After his return to Japan, Kanbun took up his family's farming tradition and married. His first son, Kanei, was born in 1911 followed by three other children—a son, Kansai, and two daughters, Tsuru and Kamai. He lived a quiet life, but circumstances in 1924 led him to seek employment on mainland Japan in the prefecture of Wakayama. It was there that another transplant from Okinawa named Tomoyose Ryuyu asked Kanbun to teach him some basic self-defense moves. Taken aback by his skill, Tomoyose suggested that he open up his own dojo. Tomoyose's faith was enough to restore Kanbun's confidence as an instructor and, once again, he began teaching Pangai-noon-ryu Karate Do—as it came to be called in Japan.

In 1927, Uechi Sensei established his own dojo and was joined by his sixteen year old son, Kanei, along with Tomoyose Ryuyu. The dojo soon became wildly successful and the art was renamed “Uechi Ryu Karate-Jutsu” in 1940. Kanbun continued teaching in Wakayama until 1946. He returned to Okinawa where he practiced his art until his death from complications of nephritis in 1948.

Meanwhile, Kanei Uechi became a master of Uechi-Ryu in his own right and started his own dojo in Osaka, Japan. He eventually returned to Okinawa in 1942 to establish a dojo at home. He began tweaking the Pangai-noon techniques in order to establish an ordered system of karate that was easier for students to employ. The first three original katas—sanchin, seisan, and sanseiryu—continued to be taught; but five more bridging katas were subsequently added: kanshiwa, kanshu, seichin, seiryu, and kanshin.. He also incorporated kumites and bunkai drills so that students would be able to apply their karate techniques safely with others. With the addition of junbi-undo (warm-up exercises) and hojo-undo (fundamental drills) to start off each class, Kanei Uechi Sensei was able to revolutionize karate so that the techniques were more accessible by the public. He renamed the system, “Uechi-Ryu Karate-Do.”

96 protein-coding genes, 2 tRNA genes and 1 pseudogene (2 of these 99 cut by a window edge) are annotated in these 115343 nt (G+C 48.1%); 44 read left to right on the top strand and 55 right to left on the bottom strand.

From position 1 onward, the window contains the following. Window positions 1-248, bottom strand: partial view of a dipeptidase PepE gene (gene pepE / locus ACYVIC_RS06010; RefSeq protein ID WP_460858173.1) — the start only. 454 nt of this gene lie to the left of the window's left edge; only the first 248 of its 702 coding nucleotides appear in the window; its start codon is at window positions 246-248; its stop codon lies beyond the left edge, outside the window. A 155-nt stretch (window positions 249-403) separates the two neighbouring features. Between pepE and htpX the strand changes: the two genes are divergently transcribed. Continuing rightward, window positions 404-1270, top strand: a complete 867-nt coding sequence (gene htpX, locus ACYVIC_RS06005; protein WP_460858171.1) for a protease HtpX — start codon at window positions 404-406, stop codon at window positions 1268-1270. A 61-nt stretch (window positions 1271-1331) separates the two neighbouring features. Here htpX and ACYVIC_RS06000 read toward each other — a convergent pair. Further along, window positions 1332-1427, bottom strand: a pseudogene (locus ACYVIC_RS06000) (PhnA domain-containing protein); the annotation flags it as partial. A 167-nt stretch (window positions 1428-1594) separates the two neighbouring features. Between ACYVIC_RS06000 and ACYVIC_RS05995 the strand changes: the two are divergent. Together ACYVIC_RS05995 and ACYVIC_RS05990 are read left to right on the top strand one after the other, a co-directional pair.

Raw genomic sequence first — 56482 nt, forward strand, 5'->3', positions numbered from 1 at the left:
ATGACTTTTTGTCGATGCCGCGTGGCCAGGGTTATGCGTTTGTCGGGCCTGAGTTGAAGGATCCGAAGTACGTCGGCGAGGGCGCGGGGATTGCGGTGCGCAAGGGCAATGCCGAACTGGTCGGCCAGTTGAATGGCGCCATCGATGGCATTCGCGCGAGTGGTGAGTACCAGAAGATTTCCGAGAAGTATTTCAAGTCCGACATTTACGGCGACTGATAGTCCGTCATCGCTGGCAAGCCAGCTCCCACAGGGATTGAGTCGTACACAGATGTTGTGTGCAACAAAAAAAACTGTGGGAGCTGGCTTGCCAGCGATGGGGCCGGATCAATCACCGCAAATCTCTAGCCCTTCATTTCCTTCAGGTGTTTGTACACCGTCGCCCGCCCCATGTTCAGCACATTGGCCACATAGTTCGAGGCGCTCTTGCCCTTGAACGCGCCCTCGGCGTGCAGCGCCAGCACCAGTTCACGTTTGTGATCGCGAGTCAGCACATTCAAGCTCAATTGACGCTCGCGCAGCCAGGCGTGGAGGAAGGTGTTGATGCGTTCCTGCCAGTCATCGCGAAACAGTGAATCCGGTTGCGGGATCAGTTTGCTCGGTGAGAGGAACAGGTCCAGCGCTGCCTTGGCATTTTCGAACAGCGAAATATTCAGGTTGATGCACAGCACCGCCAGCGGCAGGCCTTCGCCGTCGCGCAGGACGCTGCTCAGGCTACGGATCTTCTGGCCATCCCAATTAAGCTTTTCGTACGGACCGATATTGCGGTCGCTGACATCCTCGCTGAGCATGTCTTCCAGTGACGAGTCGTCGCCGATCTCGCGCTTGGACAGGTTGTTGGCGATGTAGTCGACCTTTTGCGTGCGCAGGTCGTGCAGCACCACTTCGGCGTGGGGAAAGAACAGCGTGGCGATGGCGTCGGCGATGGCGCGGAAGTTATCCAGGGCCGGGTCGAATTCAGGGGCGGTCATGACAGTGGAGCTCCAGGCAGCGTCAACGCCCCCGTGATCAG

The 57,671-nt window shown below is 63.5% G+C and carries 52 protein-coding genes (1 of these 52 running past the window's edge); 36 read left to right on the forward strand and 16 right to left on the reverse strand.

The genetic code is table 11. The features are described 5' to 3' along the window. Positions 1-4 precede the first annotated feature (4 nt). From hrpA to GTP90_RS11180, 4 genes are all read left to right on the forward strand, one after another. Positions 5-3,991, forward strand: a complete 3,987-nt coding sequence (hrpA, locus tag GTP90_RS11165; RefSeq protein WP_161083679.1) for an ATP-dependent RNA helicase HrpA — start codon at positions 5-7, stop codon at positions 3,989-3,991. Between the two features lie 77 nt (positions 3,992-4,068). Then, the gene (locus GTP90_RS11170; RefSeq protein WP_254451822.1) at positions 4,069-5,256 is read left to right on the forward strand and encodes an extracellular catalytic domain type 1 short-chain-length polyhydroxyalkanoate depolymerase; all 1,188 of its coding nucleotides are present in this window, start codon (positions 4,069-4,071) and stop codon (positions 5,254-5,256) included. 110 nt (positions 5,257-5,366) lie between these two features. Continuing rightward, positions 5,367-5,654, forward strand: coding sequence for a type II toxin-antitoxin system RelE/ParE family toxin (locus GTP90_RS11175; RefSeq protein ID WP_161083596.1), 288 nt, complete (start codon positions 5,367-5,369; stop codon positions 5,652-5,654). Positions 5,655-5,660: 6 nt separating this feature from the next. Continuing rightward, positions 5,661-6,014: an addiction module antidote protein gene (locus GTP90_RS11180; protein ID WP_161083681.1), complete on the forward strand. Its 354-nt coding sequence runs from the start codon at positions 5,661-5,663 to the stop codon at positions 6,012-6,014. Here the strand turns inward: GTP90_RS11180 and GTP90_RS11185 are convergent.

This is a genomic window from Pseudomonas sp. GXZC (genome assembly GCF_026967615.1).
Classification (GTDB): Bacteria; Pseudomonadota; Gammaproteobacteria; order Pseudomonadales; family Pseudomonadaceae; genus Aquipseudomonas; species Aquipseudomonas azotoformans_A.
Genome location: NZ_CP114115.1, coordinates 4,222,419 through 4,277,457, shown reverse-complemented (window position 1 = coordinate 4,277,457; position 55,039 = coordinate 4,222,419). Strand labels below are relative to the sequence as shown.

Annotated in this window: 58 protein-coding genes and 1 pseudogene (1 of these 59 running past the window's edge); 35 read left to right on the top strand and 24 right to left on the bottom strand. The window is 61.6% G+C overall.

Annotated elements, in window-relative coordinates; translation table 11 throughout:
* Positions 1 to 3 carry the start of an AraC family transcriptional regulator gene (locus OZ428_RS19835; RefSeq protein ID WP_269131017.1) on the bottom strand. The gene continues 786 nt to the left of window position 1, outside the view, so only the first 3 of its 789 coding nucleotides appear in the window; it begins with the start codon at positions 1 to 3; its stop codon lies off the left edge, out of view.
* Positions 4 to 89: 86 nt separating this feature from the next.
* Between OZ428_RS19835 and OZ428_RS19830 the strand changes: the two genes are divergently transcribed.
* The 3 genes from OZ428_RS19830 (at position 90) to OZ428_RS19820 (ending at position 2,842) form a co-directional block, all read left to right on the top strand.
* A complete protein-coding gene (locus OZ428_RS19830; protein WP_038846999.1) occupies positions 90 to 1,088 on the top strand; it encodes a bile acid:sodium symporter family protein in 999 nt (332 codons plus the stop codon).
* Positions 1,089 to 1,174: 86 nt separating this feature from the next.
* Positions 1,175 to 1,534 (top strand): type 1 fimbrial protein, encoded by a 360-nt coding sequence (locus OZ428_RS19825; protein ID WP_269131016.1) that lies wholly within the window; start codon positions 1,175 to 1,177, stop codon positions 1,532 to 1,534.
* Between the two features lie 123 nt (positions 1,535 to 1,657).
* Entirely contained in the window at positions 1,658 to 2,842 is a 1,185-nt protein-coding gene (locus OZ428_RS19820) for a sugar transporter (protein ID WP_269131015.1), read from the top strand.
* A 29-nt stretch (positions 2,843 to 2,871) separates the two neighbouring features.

In the 1950's, after US military bases were established in post-World War II Okinawa, Kanei Uechi began teaching US Servicemen Uechi-Ryu Karate. It didn't take long for the art to become popular amongst the servicemen and, in the summer of 1958, an American student of Kanei Uechi named George Mattson introduced Uechi-Ryu to Americans when he taught his first class at the YMCA in Boston. Uechi-ryu Karate Do quickly gained popularity in the United States and has continued to grow ever since.

Meanwhile in Okinawa, following the death of Kanei Uechi in 1991, some fractioning occurred within the Uechi Ryu Karate organization in Okinawa, and in 1995, the Board of Directors of the Okinawa Karate Do Association created a new school, (ryuha) and officially named it Shohei Ryu, referring to a blending of the old and the new. Norwell Karate and its associated local dojos are under Sensei Jack Summers and are recognized by this Okinawa affiliation.

Headquarters: Okinawa Karate Do Association, Okinawa, Japan
http://www.okikukaihq.jp/eng/html/about/intro.html